Eaton Corp. plans to expand its UltraShift automated manual transmission line to address specific vocational trucking markets with releases scheduled for mid-2008, company executives said.
The transmissions will be designed for use in mixers, dumps, and severe-service trucks through an extension of the current UltraShift technology, said Tim Sinden, gm of heavy-duty performance and vocational transmissions.
This is part of Eaton's mission to further its line of automated transmissions, which have recently been added by US Express, Trans Am, and Maverick, three long-haul truckload national carriers. "The automated transmissions are preferable for fleets who have the hardest time finding and keeping drivers," said Mark Thurman, gm of heavy duty fleet and automated transmissions. "Automatic transmissions help them hire and retain drivers, because all drivers become as good as the best driver on the fleet with this technology."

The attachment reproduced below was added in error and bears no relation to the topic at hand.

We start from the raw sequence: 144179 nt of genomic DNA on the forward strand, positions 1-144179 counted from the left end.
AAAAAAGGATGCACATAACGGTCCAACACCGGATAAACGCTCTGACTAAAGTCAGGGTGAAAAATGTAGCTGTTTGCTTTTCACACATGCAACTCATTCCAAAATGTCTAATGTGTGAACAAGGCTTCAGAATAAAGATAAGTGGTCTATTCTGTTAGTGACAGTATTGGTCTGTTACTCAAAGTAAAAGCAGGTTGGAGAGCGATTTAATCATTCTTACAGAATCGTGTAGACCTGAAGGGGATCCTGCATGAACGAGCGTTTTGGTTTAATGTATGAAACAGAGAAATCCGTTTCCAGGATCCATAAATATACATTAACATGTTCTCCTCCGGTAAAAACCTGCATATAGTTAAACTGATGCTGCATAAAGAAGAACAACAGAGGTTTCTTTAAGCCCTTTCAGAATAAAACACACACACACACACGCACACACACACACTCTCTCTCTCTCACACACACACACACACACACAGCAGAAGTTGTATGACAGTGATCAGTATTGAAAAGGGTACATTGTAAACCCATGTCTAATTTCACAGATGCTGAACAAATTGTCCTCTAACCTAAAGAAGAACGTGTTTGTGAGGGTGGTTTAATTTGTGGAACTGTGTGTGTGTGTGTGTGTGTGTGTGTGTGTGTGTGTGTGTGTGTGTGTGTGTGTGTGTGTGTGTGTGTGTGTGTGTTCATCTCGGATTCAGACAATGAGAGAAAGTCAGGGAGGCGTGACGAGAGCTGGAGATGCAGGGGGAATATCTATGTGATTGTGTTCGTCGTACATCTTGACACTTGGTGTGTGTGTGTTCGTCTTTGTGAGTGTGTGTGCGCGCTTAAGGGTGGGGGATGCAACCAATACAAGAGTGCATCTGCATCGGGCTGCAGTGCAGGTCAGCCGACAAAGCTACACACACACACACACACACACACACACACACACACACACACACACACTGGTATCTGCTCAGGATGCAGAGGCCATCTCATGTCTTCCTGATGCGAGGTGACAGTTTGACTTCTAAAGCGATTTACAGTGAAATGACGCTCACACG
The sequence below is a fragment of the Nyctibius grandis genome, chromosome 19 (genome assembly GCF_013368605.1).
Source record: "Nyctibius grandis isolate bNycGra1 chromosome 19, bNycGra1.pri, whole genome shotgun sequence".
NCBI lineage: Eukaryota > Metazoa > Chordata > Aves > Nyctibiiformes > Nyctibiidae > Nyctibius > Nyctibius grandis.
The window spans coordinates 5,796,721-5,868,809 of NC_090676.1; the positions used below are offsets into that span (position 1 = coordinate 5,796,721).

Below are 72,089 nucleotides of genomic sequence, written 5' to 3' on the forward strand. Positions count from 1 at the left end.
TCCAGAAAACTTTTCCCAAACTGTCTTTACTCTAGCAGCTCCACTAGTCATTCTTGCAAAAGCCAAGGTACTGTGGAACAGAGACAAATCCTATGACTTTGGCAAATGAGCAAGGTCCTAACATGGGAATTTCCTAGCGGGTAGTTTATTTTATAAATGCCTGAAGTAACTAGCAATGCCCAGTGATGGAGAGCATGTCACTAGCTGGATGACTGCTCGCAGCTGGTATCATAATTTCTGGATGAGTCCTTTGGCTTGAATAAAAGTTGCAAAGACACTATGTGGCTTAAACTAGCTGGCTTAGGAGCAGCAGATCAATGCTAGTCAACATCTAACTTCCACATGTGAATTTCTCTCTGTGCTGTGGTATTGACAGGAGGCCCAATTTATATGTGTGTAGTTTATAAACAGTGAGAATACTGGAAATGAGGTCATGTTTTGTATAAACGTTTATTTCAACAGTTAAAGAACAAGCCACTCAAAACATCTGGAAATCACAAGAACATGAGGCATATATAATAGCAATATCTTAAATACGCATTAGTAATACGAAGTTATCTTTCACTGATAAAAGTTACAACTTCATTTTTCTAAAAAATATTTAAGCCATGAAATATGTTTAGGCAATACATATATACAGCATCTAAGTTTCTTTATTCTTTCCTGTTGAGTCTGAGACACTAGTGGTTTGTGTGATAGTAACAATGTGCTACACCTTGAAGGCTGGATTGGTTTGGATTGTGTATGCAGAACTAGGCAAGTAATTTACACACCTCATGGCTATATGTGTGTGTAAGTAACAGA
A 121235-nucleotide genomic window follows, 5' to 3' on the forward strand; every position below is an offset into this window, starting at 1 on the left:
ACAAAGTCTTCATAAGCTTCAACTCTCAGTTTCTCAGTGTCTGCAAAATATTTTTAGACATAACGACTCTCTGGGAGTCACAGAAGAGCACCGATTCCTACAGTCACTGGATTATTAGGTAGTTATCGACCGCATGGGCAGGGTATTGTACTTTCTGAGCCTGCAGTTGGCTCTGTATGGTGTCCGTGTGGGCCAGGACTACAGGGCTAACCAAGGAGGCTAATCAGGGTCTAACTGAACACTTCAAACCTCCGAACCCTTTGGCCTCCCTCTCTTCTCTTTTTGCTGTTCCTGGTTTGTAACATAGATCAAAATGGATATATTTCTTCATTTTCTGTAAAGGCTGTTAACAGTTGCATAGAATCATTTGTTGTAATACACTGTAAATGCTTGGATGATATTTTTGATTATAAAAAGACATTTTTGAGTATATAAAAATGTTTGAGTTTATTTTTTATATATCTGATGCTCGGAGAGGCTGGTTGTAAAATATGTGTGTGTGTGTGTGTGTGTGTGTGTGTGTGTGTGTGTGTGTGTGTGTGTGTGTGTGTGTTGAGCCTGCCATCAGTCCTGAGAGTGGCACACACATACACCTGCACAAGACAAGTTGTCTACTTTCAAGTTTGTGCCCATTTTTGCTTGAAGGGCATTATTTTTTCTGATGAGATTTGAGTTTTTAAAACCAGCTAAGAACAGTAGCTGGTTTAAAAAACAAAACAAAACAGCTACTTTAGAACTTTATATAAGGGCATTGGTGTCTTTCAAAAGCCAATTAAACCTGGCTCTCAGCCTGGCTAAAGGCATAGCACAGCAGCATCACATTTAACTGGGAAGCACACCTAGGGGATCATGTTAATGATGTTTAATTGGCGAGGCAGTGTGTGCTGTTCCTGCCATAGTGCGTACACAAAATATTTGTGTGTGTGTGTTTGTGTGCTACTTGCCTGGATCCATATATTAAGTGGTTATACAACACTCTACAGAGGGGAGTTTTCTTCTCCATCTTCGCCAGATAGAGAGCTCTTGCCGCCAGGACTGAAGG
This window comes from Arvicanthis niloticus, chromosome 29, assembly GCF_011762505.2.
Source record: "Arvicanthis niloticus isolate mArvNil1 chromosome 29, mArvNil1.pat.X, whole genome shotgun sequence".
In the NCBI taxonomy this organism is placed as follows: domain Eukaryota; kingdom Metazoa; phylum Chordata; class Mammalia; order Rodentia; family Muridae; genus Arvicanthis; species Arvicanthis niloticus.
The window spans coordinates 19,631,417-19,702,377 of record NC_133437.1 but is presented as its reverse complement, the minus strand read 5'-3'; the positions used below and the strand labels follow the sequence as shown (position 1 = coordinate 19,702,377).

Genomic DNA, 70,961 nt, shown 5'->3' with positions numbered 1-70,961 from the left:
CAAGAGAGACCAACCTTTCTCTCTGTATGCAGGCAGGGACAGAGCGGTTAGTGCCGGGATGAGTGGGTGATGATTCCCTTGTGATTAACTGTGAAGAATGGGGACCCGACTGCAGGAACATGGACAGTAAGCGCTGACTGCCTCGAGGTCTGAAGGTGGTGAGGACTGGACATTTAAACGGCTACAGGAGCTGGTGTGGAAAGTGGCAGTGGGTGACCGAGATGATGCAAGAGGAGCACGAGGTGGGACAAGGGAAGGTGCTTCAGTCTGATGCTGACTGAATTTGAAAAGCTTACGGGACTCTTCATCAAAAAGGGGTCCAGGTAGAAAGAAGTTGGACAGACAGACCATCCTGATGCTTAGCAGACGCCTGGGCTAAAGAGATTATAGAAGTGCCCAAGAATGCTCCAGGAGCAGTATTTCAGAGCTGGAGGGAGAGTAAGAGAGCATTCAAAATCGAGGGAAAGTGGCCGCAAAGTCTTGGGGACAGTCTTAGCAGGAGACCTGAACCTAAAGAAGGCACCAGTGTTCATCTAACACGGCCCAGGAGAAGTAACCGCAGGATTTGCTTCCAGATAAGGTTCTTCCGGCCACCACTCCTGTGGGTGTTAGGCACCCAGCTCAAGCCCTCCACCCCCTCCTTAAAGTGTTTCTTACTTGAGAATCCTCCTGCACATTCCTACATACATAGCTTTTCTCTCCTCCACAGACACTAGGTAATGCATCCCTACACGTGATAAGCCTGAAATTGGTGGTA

In general, most of these new automated customers have come via Eaton's manual transmissions. Thurman noted that the percentage of their automated transmission sales has increased by a point or two each of the past several years because of competitive pricing vs. automatic transmissions as well as a comfort level with the Eaton name.
Despite the decrease in the number of trucks sold throughout the industry in 2007, the percentage of automated transmissions sold by Eaton did not decrease as feared, said Thurman, who noted there are now 110,000 Eaton automated units in service. "If the price-value ratio is there for customers, it helps the bottom line with driver retention and savings," noted Thurman.